Utah Communities Harmed by Dependence on Federal Government | The Salt Lake Tribune

October 6, 2013

“Rural Utah’s extreme dependence on the federal government is unhealthy and unnecessary. Federally managed recreation areas, energy sites and land management offices have shuttered their doors as part of the ongoing federal government shutdown.

Earlier this year, the federal government illegally withheld or reduced community development and education payments owed to our counties. Our local towns and communities that depend on tourism, energy development and land-use are paying the price because of Washington’s dysfunction and instability.”

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Bishop Seeks Grand Bargain on Public Lands | The Salt Lake Tribune

By Thomas Burr | The Salt Lake Tribune

April 15, 2013

Tired of the gridlock over how to manage federal lands, Rep. Rob Bishop is attempting to bring together all sides of the issue to find common ground to either preserve or drill.

The Utah Republican is one of Congress’ top cheerleaders for oil and gas development and a dogged critic of environmentalists — but he says it’s time to tone down the rhetoric and seize on a change at the Interior Department to get beyond the bitter feud in the public-lands debate.

Bishop has invited energy companies, green groups, local officials and other interested parties to submit their plans for what they want to get done and hopes to craft legislation to bring up later this year.

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Gov. Herbert’s Summit to Explore Utah’s Energy Future | The Salt Lake Tribune

By Brian Maffly

January 7, 2013

“Hundreds of energy industry professionals, scientists and policy experts are gathering in Salt Lake City this week for Utah Gov. Gary Herbert’s Energy Development Summit, an annual forum addressing some of the energy issues confronting the Intermountain West.

“This conversation will help position Utah for an exciting energy future that embraces a diversity of resources and proceeds with a dual focus on responsible practices and economic growth,” Herbert’s office said in a news release.

The summit, which opens Thursday at the Calvin L. Rampton Salt Palace Convention Center, is an outgrowth of the governor’s 2011 strategic energy plan designed to put Utah at “the forefront of solving the world’s energy challenges.””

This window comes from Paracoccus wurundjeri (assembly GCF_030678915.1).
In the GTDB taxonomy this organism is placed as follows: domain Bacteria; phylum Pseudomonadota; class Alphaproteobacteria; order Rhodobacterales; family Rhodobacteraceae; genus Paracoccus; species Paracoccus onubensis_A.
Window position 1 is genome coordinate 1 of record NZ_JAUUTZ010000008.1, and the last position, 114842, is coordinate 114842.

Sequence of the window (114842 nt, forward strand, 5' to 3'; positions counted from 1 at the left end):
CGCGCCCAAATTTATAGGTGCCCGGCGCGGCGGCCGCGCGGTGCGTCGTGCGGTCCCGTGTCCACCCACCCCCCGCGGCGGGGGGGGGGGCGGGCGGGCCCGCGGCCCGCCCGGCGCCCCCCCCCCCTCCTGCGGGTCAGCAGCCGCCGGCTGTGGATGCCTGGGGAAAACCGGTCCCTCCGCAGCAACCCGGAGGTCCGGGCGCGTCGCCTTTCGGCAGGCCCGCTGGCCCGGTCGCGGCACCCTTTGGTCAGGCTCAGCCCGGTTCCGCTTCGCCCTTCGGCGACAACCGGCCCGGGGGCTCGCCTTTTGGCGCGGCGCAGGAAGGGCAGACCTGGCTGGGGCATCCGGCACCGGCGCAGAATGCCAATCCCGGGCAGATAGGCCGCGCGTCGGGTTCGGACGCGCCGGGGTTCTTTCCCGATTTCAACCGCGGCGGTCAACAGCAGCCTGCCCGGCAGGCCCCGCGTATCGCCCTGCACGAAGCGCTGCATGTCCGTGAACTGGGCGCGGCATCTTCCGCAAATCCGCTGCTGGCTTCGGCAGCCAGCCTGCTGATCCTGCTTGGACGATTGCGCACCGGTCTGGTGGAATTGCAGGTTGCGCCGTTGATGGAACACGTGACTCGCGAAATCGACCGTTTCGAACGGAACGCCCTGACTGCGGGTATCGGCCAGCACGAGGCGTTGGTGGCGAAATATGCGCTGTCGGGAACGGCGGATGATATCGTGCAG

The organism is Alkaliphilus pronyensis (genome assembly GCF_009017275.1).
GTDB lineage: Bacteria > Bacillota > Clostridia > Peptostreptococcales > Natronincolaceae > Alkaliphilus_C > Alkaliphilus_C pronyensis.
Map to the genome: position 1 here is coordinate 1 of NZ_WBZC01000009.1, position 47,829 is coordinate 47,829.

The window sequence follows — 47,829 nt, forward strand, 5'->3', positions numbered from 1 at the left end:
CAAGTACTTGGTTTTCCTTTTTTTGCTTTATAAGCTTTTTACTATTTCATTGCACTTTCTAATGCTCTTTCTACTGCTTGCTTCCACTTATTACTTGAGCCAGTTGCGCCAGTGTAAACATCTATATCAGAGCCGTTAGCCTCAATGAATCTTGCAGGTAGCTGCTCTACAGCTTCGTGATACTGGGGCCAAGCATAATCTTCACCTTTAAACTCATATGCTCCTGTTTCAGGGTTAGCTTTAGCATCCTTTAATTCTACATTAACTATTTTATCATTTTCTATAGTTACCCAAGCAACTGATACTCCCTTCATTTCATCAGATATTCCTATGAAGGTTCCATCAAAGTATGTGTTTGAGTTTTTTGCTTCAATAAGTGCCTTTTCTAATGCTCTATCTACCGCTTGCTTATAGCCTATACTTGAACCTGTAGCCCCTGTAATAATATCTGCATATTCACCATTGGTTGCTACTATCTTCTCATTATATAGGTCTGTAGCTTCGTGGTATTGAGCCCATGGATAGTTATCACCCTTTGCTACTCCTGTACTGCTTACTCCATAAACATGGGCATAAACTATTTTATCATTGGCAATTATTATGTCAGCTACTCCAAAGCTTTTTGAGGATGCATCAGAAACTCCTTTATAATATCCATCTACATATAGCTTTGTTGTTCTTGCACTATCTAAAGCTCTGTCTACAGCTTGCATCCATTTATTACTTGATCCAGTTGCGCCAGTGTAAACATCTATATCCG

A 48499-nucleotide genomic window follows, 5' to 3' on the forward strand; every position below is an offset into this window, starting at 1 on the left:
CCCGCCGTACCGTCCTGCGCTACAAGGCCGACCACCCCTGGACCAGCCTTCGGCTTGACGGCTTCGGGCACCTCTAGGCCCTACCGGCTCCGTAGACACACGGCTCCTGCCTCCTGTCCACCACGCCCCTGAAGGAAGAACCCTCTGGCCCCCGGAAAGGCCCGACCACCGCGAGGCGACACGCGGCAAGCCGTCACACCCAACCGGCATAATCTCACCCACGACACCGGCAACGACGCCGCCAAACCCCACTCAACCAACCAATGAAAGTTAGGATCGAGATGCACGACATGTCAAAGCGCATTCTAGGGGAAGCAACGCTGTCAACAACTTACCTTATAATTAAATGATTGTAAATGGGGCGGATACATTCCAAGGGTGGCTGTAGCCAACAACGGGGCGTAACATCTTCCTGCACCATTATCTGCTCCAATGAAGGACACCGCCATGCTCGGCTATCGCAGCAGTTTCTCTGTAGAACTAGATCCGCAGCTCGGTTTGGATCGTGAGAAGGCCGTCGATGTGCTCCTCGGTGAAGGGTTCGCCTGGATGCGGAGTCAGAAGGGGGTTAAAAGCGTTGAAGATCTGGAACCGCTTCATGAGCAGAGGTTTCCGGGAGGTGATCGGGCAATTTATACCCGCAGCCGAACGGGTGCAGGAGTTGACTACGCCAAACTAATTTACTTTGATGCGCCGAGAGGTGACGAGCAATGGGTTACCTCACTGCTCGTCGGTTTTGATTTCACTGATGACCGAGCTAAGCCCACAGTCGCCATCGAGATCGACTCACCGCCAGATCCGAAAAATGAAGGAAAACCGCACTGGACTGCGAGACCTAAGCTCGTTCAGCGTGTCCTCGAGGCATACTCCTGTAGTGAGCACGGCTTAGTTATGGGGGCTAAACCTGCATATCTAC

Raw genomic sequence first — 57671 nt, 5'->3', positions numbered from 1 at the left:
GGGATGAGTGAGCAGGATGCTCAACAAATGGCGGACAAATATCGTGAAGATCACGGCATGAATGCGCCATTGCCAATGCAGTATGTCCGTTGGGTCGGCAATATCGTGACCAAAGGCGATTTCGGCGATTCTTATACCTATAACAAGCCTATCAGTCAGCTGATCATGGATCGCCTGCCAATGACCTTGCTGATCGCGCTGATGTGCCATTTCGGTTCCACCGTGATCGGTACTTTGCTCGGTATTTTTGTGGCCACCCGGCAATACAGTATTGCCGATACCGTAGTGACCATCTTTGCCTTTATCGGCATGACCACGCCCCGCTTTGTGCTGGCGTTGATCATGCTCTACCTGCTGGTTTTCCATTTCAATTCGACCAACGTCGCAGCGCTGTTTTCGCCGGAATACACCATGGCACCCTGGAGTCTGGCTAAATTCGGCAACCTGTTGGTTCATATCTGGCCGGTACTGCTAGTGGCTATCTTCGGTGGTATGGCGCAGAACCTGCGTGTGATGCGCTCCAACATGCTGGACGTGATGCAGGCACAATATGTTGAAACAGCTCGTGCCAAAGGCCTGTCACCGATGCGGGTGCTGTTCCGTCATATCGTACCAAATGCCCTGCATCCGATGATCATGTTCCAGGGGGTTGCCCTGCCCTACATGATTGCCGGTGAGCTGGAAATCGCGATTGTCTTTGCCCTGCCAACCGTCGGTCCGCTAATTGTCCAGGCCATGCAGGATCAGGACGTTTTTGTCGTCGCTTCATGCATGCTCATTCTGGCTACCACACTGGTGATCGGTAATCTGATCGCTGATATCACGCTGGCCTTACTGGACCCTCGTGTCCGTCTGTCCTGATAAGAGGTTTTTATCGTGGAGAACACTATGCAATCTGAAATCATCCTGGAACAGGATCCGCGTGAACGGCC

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Transfer of Public Lands Act – Four Myths


Myth 1 – Utah is pressing forward with a 3 million dollar lawsuit that will take federal lands

  • The executory provisions of HB 148 are conjectural and not justiciable in court. HB 148 instructs the United States to extinguish and transfer public lands’ title to Utah by December 31, 2014. The bill does not identify the actions the State will take if the federal government refuses to transfer lands.
  • Utah seeks cooperative and constructive dialogue with the federal government on how to manage the lands.

Myth 2 – HB 148 is an irresponsible effort that will result in the destruction and despoiling of Zions and other pristine natural parks in Utah

  • HB 148 exempts all National Parks, National Monuments, and National Historic Sites managed by the National Park Service, and also congressionally designated wilderness.

Myth 3 – HB 148 is an excuse to sell lands to oil, gas, mining, and development interests

  • HB 148 includes an explicit disincentive to sell lands. If the lands were transferred to the State and the State attempted to sell parcels of land, 95% of all proceeds would be paid to the United States for debt reduction and only 5% of the proceeds would be retained by the State to fund education.

Myth 4 – This is an unprecedented attack by Utah on the federal land ownership

  • This attempt is neither entirely new nor partisan. In 1915, Republican Governor William Spry and the Utah Senate protested the federal government’s refusal to dispose of lands. In 1932, Utah Democrat Governor George Dern testified before Congress about a fair disposal of lands in Utah. In 1945, Democrat Governor Herbert Maw and the State Legislature sent a petition to Congress protesting federal land policies. In 1979, the State filed a suit against the federal government over federal land abuses. In 1980, Democrat Governor Scott Matheson signed a “Lands Reclamation Act.” Utah has sought to exert greater control over lands within its borders for over a century. The difference between this legislation and previous efforts is that it is a distinct and specific demand on the United States to honor its promise.